3.3 / 5 (3) Dec 19, 2007
One way mirrors also absorb some light though, less light would get through to be bounced around. Meh.
1 / 5 (1) Dec 19, 2007
That's why I said "kinda, sorta, like a one way mirror." I don't know if it is possible, that's why I asked;).
2.7 / 5 (3) Dec 19, 2007
How about a thin highly transparent "cover" angled so that energy bouncing off the solar cell is beyond the critical angle as in:
"When light is incident upon a medium of lesser index of refraction, the ray is bent away from the normal, so the exit angle is greater than the incident angle. Such reflection is commonly called "internal reflection". The exit angle will then approach 90° for some critical incident angle %u0398c, and for incident angles greater than the critical angle there will be total internal reflection." http://www.liveph...gle.html
This the radiant energy is "trapped" within cell.
2 / 5 (3) Dec 19, 2007
but with such a cover, sunlight shined sideway onto the the solar cell with an angle will then reflect away right at the beginning, never reaching the cell.
1.5 / 5 (2) Dec 19, 2007
Do you think a concave parabolic shape coupled with such a cover could offset the loss of reflected light?
2.7 / 5 (3) Dec 19, 2007
Now this is something I can get into. Being an amateur solar energy experimenter I have kept up on this topic for years. We are now talking about something I have advocated for awhile now with a parabolic shape. This would take some serious lab work beyond my capabilities but if these two basic ideas could be optimized then there are much stronger possibilities of acceptance and usage. I believe the angle of incidence is 60 degrees from the perpindicular angle made to the sunlight on mirrored surfaces. At least it is within my lab abilities. One of my students designed a solar oven that reached heat levels of close to 300 degrees F., using SolidWorks 3D CAD. He is 11 years old. Some youngster out there will make use of "thinking outside of the box" technology to kick start photovoltaic efficiencies and enivitably their use on earth. Good Article.
3 / 5 (4) Dec 20, 2007
Damn kids, we'd better learn some old monkey tricks to amuse them or its medical experiments for the lot of us.
1 / 5 (1) Dec 20, 2007
Using a solar tracker ensures the angle of incidence is ~90 all the time. This also increases the efficiency of the cell regardless of the add-ons. Cells on the roof are nice but active pointing is nicer.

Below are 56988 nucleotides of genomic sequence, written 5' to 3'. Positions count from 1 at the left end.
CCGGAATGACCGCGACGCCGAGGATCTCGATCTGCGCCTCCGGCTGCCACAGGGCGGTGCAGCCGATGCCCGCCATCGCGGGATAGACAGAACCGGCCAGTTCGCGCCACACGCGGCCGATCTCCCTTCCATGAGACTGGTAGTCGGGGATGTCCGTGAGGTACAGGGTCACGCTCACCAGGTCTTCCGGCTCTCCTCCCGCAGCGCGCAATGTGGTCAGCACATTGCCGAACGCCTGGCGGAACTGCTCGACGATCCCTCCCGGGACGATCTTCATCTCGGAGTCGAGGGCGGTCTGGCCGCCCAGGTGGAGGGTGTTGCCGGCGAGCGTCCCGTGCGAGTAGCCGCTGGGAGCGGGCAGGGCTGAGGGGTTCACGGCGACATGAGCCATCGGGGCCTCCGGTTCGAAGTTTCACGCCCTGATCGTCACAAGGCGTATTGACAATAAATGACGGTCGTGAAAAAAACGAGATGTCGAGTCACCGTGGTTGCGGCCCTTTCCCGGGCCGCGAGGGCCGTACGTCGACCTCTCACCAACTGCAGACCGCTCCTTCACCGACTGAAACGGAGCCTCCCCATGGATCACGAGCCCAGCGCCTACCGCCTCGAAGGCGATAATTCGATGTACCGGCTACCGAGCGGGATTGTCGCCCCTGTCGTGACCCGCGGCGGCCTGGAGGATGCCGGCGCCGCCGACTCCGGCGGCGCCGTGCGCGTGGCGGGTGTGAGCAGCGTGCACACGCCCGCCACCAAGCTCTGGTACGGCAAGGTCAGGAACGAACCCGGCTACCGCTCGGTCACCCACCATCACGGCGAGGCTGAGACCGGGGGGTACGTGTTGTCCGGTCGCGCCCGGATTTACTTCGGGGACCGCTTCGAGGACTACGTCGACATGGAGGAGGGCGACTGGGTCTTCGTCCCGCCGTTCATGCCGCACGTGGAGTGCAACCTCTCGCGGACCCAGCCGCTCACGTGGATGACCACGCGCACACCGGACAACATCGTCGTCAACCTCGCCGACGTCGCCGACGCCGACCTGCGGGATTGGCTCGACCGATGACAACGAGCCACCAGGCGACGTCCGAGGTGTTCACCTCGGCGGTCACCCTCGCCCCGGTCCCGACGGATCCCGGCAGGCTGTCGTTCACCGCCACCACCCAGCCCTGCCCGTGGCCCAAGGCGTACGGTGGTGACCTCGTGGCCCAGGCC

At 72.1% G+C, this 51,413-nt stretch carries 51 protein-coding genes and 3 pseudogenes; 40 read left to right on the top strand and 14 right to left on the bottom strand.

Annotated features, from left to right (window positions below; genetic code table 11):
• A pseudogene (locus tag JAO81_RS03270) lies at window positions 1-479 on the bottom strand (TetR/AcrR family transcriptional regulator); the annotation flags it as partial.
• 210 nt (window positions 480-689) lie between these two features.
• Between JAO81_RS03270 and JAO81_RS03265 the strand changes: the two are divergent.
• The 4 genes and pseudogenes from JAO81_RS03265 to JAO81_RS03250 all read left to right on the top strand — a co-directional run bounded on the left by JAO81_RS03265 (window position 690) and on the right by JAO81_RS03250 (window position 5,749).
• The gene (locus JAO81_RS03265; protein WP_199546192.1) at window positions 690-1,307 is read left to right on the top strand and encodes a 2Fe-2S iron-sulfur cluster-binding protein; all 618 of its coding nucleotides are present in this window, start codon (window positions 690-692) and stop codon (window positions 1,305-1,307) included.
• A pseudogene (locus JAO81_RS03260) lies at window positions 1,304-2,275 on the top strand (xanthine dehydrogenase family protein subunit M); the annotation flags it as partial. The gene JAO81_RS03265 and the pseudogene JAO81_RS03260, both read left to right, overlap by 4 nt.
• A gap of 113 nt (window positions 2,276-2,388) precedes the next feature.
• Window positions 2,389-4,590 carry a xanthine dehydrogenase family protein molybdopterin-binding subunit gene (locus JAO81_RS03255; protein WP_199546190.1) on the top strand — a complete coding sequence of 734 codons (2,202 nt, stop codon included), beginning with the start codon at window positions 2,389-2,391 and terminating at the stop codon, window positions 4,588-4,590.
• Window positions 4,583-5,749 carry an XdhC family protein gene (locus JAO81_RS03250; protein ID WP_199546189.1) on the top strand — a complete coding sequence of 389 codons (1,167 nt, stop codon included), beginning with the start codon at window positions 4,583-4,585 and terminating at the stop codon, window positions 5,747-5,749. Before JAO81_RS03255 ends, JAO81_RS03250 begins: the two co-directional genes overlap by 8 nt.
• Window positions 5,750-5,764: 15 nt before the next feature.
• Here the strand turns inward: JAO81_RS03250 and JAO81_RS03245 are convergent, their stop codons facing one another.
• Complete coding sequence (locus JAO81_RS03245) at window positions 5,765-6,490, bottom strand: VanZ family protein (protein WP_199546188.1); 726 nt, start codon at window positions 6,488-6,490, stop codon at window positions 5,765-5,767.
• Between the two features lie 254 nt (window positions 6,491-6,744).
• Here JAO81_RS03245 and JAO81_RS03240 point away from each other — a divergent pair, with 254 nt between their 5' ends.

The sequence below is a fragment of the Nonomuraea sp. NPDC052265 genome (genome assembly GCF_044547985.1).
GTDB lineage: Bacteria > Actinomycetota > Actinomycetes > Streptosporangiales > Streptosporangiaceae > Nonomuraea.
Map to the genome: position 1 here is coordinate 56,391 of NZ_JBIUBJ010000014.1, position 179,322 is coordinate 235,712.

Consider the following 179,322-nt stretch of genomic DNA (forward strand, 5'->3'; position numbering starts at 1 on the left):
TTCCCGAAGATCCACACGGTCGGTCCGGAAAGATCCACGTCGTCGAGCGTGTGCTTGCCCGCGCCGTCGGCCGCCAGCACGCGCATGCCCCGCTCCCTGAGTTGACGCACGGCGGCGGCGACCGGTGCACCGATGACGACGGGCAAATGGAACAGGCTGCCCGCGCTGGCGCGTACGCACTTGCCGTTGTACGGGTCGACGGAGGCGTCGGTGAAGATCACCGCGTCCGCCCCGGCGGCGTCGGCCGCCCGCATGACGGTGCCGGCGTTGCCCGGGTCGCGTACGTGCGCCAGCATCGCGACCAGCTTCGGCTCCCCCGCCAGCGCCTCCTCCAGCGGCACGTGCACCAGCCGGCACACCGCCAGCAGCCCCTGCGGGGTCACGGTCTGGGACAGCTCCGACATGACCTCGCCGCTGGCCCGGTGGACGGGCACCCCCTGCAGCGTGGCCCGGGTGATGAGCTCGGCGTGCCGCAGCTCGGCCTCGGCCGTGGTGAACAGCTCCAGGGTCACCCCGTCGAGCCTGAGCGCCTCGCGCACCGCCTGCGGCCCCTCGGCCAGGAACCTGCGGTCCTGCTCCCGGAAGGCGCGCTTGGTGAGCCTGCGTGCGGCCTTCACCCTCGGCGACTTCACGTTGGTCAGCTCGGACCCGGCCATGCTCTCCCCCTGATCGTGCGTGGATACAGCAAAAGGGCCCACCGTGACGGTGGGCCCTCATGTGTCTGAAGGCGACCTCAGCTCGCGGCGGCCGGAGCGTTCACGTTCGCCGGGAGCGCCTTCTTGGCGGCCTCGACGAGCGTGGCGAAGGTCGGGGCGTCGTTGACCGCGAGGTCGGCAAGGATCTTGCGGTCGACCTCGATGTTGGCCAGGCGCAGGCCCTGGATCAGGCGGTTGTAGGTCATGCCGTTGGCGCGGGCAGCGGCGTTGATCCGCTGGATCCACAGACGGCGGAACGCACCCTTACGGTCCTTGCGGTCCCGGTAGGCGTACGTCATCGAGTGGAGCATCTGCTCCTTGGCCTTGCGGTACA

1 / 5 (1) Dec 23, 2007
I sometimes wonder how the cost of conveniently-shaped reflectors compare to that of the solar cells. Mirrors and/or lenses used to concentrate the sunlight used in combination with wasteful one-way filters could in theory add up to a practical compromise, depending on how the costs compare. I'm assuming too that a solar cell has a limit to the amount of light it can have thrown at it before bad things happen. I know much smarter people have thought about this before, but I've never come across the/an explanation for why reflectors are not employed more often.
1 / 5 (1) Dec 23, 2007
3d > 2d
not rated yet Dec 24, 2007
How different is this from the paper presented in 2004 by a Chinese team ( http://dx.doi.org...4.11.005 )?
1 / 5 (1) Dec 26, 2007
phil, there's a million different valid angles to the problem, and they will work, it's just that the cost of implementation, promotion, and establishment of each and every individual solution may or may not materialize due to a variable of factors.
not rated yet Dec 27, 2007
Basically what we are talking about is sunlight being reflected back onto another solar cell and visa versa in a "V" shape? And if so why is this news. Yes ontheinternets there are solar concentrators in the works also.
1 / 5 (1) Dec 31, 2007
"How different is this from the paper presented in 2004 by a Chinese team ( http://dx.doi.org...4.11.005 )?"

Because they're in China, and haven't filed for a patent in America?
1 / 5 (1) Jan 06, 2008
Check this out http://www.cv21.co.jp/